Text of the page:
Summer | Sun: Pre-K-Kindergarten

Heat Absorption: The color of heat!

Summary: There are many different types of energy. One of the most abundant sources in the garden is solar. With a little experimentation, we’re going to see which colors capture the energy of the sun the best! 

Pre-Visit Planning: 

  • Gather: Six thick, colored pieces of paper; be sure to include one black and one white piece and six ice cubes! A stopwatch or timer.  
  • Explore: Spectrum V by Ellsworth Kelly: Do our experiment materials look anything like Kelly’s artwork?
  • Read: Energy from the Sun by Allan Fowler 

In the Garden: 

Energy can be neither created nor destroyed. So the best way to begin to understand it is by watching it in action. Our bodies use energy from food for moving and growing. Cars use energy from gasoline and combustion to travel around town. Plants use energy from the sun for growing. 

Questions to Explore:

-What do you know about the sun? (warmth, light, etc.)

-What part of the year is the sun the warmest?

-When do our plants grow best? Winter or summer?

-What colors do you see in the garden? What color is the dirt? The leaves? 


Some colors attract the heat of the sun more than others. Can you predict which color will be the warmest? We’re going to run an experiment to see which color attracts the most thermal (warm) energy from the sun. 

  • Spread the pieces of paper on the ground. Place one ice cube on each piece of paper. 
  • Set your stopwatch and time how long it takes for the ice cubes to melt on each piece of paper. Chart your results. 
  • Which color melted the cube fastest? Do you see the warmest colors anywhere in the garden? 

Gardens depend on solar energy for growth. Through a process called photosynthesis, plants convert the energy from the sun into productivity. We’ll learn more about that in other lessons.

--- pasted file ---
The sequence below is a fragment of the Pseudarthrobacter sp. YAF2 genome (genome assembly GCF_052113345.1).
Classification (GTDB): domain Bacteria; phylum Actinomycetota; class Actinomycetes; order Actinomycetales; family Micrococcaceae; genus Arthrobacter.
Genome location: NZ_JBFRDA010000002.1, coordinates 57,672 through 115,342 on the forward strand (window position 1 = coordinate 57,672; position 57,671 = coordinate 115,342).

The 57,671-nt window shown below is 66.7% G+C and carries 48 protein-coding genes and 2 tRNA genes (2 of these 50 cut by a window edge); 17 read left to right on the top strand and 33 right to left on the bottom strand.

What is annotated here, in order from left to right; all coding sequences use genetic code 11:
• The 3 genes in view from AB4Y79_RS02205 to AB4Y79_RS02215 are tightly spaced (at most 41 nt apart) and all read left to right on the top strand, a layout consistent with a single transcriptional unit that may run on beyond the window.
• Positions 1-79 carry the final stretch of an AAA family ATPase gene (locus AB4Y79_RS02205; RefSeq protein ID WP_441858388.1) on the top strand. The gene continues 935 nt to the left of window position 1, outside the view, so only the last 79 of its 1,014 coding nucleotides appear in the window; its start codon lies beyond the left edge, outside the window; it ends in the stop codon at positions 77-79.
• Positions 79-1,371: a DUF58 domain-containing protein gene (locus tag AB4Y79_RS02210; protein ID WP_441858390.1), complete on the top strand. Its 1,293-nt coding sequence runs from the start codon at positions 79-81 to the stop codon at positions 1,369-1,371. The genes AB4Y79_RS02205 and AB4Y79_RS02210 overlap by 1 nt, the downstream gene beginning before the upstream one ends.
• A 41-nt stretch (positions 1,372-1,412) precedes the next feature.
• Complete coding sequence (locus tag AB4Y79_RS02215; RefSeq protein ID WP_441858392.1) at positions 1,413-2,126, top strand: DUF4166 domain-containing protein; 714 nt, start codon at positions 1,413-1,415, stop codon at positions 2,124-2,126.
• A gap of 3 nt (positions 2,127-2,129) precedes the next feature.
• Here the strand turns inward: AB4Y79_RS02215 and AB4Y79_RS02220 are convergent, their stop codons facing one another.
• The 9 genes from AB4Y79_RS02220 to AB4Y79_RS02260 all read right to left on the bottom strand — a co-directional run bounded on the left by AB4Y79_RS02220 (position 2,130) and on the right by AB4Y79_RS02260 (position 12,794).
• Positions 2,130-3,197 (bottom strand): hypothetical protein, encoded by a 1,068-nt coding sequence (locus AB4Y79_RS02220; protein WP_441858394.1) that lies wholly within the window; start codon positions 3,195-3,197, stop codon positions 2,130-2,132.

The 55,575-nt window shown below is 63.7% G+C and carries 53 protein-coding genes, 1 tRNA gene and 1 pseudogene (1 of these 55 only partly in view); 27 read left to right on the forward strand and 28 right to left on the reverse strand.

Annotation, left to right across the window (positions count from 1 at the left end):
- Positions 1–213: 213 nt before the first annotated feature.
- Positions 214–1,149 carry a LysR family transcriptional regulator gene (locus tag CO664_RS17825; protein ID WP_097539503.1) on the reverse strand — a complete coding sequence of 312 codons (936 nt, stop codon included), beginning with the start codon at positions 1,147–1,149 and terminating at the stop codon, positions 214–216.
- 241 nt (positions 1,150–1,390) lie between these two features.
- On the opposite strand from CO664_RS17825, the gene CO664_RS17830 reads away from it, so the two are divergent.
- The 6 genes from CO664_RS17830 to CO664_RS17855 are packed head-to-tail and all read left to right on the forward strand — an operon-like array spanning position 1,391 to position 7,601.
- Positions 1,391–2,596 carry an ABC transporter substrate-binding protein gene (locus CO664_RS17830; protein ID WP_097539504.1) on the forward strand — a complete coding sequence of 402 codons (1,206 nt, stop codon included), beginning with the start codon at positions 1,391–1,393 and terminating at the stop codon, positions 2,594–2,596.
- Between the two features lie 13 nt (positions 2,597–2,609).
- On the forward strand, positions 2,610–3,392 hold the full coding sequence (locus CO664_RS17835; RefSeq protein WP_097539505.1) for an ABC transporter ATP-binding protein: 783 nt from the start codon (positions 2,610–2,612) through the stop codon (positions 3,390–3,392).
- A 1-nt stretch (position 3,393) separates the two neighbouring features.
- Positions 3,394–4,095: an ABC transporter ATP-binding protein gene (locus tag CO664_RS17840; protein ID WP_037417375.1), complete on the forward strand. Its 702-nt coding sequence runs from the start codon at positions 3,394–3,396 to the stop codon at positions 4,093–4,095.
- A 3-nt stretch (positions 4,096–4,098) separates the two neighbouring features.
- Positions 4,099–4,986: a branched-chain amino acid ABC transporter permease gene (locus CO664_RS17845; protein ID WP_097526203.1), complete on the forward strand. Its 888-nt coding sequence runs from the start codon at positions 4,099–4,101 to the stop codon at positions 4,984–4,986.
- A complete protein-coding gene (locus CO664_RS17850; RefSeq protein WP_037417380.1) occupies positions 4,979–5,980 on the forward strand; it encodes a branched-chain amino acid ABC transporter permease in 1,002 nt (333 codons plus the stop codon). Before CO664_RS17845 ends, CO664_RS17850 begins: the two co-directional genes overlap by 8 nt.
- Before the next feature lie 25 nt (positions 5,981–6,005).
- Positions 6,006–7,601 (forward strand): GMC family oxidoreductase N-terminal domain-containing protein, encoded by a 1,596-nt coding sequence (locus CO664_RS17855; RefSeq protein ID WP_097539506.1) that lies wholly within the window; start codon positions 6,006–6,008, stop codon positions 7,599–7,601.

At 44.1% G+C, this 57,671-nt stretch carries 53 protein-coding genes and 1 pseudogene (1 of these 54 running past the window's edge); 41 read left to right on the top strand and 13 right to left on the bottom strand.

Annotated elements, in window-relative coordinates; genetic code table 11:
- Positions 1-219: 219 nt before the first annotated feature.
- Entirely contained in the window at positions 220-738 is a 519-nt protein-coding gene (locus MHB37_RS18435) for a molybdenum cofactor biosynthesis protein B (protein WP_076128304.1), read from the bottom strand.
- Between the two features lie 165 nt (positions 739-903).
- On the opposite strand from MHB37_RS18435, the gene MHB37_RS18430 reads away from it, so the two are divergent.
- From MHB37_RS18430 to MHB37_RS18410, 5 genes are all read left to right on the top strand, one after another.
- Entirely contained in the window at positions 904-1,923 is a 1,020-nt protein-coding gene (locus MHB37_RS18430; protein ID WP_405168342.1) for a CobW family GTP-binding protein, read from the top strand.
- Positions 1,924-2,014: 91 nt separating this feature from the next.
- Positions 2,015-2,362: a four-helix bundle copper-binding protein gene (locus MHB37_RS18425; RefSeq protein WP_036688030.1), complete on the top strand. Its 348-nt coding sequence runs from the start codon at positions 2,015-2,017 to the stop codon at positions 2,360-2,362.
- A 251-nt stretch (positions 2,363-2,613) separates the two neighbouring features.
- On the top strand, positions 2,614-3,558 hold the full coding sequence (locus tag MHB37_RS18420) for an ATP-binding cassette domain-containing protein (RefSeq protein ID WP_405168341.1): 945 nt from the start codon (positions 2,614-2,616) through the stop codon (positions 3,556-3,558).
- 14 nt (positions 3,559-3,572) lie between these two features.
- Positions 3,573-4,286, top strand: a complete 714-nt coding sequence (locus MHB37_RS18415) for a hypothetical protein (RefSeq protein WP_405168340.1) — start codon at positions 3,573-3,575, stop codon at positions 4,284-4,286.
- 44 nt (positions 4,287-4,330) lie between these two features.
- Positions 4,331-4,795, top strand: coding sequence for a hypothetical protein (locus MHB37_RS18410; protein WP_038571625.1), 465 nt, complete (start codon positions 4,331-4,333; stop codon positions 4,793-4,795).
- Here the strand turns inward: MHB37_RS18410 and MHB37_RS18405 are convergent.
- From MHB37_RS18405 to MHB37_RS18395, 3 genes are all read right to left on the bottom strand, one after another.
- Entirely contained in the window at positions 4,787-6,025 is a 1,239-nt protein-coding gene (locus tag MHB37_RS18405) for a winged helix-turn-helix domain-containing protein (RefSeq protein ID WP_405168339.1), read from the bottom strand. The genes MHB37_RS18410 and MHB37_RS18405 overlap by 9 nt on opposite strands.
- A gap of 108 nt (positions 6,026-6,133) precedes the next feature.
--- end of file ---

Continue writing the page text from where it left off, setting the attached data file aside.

Beyond the Garden | Take a trip to your local hardware store

At the store, grab a few simple ingredients to try your hand at making a potato battery. Use the instructions below. You can also check out the paint section and make some more conclusions about color and heat. 

Continue Exploring | Supporting Materials

Note for Parents:
Each lesson suggests you explore a piece of artwork and read a specific book with your child. The artwork and books are easily available for view with an online search. However, these suggestions are not necessary to complete the lessons.

Guiding Principles


Learning, though not always visible, is always happening. The lessons are designed using inquiry as a base. Rather than “right answers” be more concerned with asking good questions.


Things may not go as planned. The lessons are designed to be used in whatever way works best for you. You can use all of the lesson or just pull a piece out of it.


Planting and cultivating a garden is believing in possibility. The lessons are designed to generate excitement about the future.


Each lesson includes a way to take the learning out into the community for more learning and more connection.


When a young child’s innate curiosity is unleashed in a garden the possibilities are endless. Any topic is open for exploration.


You will get dirty. There will be bugs.